Finance Minister Edward Scicluna said today that the pensions in Malta are not reliant on the influx of workers, “but it helps.”
He was responding to questions by this newsroom following a recent statement that Prime Minister Joseph Muscat had reportedly made regarding pensions and foreign workers, however the Finance Minister claims that the meaning behind what was said was twisted.
He was asked by The Malta Independent about criticism regarding Malta’s economic growth being based on the importation of workers, and statements regarding pensions and wages.
“Growth is caused by investment. Then it demands labour, and if this doesn’t exist in Malta it is imported from abroad. No economic textbook will say that people on their own, does not create economic growth.”
“As for whether this inflow is helping or hindering pensions. It was twisted and tweaked to such an extent where it read that without the inflow of labour we wouldn’t have pensions.”
He spoke of a model used to check whether pensions are sustainable, which looks at birth rate, deficit, growth, productivity etc.
“We have improved this by increasing contributions, by introducing the third pillar pensions, by incentivising occupational pensions and strengthening the first pillar. When one asks themselves whether a higher population growth from a labour inflow helps or hinders pensions, it helps. What do we mean to say. We are not relying on it, but it is helping. If this did not occur, you would need to ensure the sustainability of pensions with whatever parameters you use.
Asked about the sustainability of wages and the lack of wage rises, he said: “overall wage inflation is subdued. When you don’t hit a ceiling, and there is a high supply elasticity of labour coming from Europe, it will subdue wage inflation. But don’t tell me that wages are themselves capped when we have the minimum wage increases and the COLA. This is also supplemented by free childcare, in-work benefits and others. So it is supplemented and that is the living wage. Whoever says that the living wage must be the minimum wage is wrong. The minimum wage is a market wage while the living wage is a social wage which the government must ensure that each family, depending on their individual circumstances, have supplemented through benefits. I think we have a whole spectrum of benefits which supplement the minimum up to a living wage,” Scicluna said.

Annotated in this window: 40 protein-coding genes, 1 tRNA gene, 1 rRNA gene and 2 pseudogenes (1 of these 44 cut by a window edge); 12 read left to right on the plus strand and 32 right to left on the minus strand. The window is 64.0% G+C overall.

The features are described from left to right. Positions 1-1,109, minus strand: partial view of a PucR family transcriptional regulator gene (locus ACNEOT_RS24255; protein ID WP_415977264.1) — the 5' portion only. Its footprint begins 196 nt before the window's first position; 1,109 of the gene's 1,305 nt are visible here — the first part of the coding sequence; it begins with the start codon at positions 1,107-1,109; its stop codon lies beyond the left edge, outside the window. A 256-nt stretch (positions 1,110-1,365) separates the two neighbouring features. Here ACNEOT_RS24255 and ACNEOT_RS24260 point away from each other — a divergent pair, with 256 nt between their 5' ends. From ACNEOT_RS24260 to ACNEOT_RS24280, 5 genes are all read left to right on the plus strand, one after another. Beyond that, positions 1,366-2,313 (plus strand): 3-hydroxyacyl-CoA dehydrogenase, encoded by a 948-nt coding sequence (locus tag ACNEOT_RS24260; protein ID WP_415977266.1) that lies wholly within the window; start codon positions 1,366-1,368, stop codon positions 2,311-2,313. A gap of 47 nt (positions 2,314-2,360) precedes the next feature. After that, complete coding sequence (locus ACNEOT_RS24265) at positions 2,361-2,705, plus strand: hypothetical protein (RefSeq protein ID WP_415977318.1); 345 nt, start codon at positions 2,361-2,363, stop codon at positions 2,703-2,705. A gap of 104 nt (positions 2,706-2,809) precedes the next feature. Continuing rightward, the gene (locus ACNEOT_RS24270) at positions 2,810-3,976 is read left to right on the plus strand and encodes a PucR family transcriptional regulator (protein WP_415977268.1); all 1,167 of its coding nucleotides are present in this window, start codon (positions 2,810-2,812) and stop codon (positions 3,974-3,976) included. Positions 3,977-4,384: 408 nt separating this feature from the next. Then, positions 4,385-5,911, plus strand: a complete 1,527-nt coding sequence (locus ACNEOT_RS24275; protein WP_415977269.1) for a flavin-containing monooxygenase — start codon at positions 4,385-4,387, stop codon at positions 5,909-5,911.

Parliamentary Secretary for Financial Services Silvio Schembri said that Malta is in a situation of near full employment and high economic growth and foreign direct investment. “The economy is growing due to the investment not due to workers being brought in. If they cannot find employees locally then obviously they will need to bring workers from abroad,” he said.
Recently, HSBC chief executive officer Andrew Beane said 2018 was a difficult one for the Maltese financial services sector, saying it had suffered further reputational damage. Asked about this comment, Scicluna said that what the CEO said concerns many families and that people know where the damage came from, “and we are now tasting the sour fruit that resulted in the damage that occurred. It started in Malta, went to the EU Parliament and then in the media and was planned in a way to damage the country. Why, few know, as it is hard to imagine how why someone from the Opposition would damage the country so that, through it, the government might suffer.”